US Justice Department sues over Tennessee law targeting HIV-positive people convicted of sex work

The U.S. Justice Department sued Tennessee for its decades-old criminal prostitution laws, claiming that they illegally apply harsher penalties to people with HIV.

The U.S. Justice Department sued Tennessee on Thursday over its decades-old criminal prostitution laws, arguing it unfairly penalized people with HIV.

The suit, filed in western Tennessee in December, was a result of an investigation by the Justice Department, which warned that the law violated the Americans with Disabilities Act. This case is being brought to court independently of another federal lawsuit that was filed by civil rights and LGBTQ+ advocates in October over the aggravated Prostitution Law.

Tennessee is the only US state that requires a person to register as a violent sex offenders for life if they are convicted of engaging sex with HIV. This applies regardless of whether or not the person was aware of the possibility of transmitting the disease.

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State lawmakers are on the verge of approving an amendment to the law, which would not completely repeal it. The Republican-sponsored legislation would remove only the requirement for those convicted of violent sex crimes to register as violent sex offenders.

In a press release issued Thursday, Assistant Attorney General Kristen Clarke from the Justice Department’s Civil Rights Division stated that people living with HIV shouldn’t be subjected a different justice system based on outdated scientific assumptions and misguided beliefs. This lawsuit is a reflection of the Justice Department’s determination to ensure that people with HIV aren’t targeted due to their disability.

Tennessee has criminalized prostitution as a misdemeanor for many years. In 1991, Tennessee lawmakers passed a more severe statute that only applied to sexworkers with HIV. Nearly 20 year later, the Tennessee state legislature revised this law by requiring a lifetime registration of sex offenders for those who were convicted under that controversial statute.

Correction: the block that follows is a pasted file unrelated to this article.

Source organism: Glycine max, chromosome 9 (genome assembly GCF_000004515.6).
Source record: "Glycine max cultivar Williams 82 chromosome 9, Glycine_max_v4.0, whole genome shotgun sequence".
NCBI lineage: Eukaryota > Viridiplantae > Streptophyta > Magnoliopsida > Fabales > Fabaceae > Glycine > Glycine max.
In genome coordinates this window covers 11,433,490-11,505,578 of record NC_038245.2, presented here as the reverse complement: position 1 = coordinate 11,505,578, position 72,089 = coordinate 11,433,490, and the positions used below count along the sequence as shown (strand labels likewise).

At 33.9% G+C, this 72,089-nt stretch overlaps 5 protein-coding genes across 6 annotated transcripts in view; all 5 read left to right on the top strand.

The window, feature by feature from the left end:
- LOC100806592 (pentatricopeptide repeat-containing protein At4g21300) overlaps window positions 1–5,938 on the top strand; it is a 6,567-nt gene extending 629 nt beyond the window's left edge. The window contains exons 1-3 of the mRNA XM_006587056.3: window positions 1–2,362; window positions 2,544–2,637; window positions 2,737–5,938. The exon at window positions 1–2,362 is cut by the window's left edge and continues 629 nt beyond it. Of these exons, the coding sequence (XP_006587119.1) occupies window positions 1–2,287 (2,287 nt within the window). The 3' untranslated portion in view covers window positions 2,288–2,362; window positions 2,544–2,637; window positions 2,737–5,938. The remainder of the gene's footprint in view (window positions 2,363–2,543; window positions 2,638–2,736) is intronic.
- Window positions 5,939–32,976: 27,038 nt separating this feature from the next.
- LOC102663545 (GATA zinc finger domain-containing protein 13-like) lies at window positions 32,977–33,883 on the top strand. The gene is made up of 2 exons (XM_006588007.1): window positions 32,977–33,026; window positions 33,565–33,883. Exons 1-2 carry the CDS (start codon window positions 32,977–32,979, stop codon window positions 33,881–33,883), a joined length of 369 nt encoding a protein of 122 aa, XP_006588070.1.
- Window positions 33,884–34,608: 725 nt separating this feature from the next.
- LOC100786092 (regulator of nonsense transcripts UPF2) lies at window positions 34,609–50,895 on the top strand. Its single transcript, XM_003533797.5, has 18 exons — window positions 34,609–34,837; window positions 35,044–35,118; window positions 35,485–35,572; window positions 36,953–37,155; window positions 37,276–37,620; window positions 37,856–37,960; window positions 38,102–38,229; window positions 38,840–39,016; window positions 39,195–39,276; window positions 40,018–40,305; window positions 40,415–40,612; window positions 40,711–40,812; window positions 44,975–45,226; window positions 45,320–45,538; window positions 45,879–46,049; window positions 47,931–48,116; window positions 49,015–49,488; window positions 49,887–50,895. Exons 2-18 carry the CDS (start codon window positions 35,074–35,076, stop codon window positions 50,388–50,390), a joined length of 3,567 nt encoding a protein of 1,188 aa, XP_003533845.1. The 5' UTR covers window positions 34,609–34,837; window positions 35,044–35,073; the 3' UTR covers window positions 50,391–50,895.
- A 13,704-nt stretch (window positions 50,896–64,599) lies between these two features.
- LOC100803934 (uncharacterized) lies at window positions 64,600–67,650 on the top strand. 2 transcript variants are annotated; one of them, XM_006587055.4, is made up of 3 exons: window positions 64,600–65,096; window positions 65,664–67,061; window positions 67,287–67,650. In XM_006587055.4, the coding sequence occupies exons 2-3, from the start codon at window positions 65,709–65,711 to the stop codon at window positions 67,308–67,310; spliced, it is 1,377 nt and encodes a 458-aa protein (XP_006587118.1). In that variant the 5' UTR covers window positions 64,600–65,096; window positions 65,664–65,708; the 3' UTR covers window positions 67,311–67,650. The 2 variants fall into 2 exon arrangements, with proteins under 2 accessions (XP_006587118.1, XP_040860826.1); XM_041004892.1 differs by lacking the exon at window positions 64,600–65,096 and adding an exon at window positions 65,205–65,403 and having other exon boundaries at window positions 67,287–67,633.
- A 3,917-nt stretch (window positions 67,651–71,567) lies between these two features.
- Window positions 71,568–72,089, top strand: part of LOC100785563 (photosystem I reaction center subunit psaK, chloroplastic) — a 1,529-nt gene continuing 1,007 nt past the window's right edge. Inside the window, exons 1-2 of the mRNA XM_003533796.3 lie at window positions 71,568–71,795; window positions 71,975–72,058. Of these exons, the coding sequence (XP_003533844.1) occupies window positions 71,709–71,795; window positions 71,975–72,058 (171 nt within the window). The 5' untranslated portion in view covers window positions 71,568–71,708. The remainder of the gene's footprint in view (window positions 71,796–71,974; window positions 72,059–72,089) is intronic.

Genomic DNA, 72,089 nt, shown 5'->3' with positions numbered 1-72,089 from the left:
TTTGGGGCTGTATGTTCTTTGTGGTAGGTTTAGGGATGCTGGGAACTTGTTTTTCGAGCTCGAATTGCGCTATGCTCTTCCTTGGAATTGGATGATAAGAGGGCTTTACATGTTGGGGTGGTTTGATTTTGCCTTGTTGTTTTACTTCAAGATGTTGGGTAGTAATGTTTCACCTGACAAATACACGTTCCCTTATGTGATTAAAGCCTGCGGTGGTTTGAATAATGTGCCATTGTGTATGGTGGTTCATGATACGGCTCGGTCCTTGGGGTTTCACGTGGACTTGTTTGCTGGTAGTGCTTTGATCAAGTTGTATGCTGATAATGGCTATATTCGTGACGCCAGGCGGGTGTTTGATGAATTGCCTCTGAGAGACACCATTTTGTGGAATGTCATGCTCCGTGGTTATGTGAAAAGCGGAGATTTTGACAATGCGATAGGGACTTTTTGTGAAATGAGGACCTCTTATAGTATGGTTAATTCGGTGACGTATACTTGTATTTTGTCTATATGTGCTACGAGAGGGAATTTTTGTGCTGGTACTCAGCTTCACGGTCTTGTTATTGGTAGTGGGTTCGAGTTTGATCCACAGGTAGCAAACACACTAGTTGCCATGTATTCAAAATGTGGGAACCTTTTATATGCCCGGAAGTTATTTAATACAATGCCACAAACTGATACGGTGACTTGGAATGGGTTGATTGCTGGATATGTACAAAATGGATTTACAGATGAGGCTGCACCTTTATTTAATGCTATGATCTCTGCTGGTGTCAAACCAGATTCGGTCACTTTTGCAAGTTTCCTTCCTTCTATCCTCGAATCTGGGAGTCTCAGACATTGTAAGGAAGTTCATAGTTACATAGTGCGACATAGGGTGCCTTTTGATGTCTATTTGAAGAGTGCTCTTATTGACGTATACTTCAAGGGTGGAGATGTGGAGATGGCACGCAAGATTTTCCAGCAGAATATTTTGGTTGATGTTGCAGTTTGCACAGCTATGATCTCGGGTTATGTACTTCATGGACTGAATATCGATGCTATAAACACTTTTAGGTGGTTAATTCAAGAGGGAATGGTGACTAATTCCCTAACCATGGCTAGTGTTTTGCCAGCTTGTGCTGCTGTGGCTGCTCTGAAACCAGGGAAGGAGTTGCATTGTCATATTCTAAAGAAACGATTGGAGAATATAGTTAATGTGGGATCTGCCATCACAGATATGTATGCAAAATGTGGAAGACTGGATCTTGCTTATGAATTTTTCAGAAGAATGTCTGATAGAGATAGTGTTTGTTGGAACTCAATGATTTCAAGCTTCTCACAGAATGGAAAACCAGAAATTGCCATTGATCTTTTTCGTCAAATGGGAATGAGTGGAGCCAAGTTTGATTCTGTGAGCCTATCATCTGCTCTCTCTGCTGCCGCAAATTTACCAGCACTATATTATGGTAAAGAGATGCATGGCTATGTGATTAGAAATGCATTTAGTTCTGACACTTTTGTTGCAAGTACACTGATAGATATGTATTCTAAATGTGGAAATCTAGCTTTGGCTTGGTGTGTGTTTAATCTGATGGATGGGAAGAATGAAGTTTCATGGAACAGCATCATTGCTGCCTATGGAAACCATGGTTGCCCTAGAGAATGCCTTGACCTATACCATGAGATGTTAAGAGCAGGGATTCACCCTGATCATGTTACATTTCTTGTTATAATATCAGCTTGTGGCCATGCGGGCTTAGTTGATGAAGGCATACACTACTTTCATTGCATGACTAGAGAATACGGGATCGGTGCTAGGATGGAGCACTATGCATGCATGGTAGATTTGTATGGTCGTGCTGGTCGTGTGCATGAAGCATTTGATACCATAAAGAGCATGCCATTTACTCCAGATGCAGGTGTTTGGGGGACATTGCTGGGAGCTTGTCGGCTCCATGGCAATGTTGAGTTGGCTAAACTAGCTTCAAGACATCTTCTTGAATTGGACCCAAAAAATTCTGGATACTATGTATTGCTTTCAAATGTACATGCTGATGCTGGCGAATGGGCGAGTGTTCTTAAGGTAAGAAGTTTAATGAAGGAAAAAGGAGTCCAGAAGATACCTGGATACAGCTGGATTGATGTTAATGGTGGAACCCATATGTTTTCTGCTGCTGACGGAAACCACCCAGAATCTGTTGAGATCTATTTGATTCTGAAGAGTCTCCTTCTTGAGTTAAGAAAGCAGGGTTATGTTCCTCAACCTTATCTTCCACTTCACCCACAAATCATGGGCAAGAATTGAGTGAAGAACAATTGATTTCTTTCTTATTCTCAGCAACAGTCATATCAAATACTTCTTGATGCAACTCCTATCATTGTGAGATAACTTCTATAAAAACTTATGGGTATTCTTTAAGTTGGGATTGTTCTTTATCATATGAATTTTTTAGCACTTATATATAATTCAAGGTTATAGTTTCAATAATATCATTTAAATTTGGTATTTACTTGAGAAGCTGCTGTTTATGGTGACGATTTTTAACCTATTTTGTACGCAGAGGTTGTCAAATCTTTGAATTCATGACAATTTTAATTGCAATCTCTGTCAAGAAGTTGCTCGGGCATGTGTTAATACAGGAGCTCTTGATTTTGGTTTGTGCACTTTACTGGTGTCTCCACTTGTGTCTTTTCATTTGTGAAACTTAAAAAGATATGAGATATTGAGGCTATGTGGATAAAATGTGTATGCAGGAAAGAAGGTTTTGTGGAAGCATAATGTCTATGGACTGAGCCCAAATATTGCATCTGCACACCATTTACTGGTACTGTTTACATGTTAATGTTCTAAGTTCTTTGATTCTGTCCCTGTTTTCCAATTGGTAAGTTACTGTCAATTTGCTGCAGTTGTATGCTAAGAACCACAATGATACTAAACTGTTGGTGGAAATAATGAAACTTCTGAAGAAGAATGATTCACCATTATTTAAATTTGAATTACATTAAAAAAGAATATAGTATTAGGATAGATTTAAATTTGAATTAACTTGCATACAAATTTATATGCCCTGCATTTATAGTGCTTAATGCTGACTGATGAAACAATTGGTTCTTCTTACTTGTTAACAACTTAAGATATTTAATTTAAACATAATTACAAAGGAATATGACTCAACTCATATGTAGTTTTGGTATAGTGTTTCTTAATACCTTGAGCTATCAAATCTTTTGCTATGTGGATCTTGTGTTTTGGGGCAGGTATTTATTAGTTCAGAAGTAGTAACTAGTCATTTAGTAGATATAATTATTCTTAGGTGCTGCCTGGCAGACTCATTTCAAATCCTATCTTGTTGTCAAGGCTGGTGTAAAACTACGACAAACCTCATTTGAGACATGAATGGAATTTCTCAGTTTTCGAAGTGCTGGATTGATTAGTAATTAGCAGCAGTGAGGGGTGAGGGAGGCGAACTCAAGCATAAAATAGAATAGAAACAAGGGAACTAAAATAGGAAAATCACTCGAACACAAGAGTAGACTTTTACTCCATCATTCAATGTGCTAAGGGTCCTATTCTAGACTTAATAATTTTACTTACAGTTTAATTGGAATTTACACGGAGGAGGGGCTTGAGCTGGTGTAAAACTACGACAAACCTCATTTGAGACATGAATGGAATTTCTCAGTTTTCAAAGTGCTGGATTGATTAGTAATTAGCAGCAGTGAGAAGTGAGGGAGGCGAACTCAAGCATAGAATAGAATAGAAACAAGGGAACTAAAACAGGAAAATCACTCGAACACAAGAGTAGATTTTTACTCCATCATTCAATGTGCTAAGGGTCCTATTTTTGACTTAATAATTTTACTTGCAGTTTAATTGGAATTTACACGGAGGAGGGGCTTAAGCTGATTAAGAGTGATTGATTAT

The federal Centers for Disease Control and Prevention have warned in the years that HIV-related laws, many of which were enacted during the peak of the AIDS crisis, are outdated and unproductive. These laws have disproportionately affected Black and Latino populations, even though the same standards don’t apply to other infectious disease.

Some states have been taking steps to repeal their HIV-specific criminal law, like Illinois which repealed its entire HIV-specific criminal law in 2021. New Jersey and Virginia also repealed their HIV-specific felony laws in the same year.

The lawsuit aims to force the state to not only stop enforcing this law but also remove those who have been convicted of violating it from the sex-offender registry, and expunge the convictions.

The office of the state attorney general said that it was aware of the complaint, and would review it.

The Americans for Disabilities Act considers HIV and AIDS disabilities because they significantly hinder daily life. The landmark federal law of 1990 prohibits discrimination against people with disabilities in everything from employment, parking and voting.

In court documents filed in another federal lawsuit, it is stated that over 80 people have been registered in Tennessee for aggravated prostitutes. Shelby County encompasses Memphis and the majority of these convictions took place there.

The Justice Department lawsuit describes the experiences of an unnamed Black, transgender woman in Memphis. She learned that she was HIV positive in 2008, but was arrested for prostitution in 2010 near a school or church. In 2012, she pleaded guilty to one count criminal attempt at aggravated prostitute. The woman was forced to register as an offender and struggled to find housing that met the sex-registry’s requirements.

The lawsuit also states that she has had trouble finding work after employers ran her background check. She can’t even spend time with her nephew alone because of her conviction.

She was also arrested and pleaded guilty for violating the requirement to update an address change within 48-hours after being displaced from her home by a weekend fire. The lawsuit also states that Tennessee law prohibits her from changing her name to reflect her gender identity.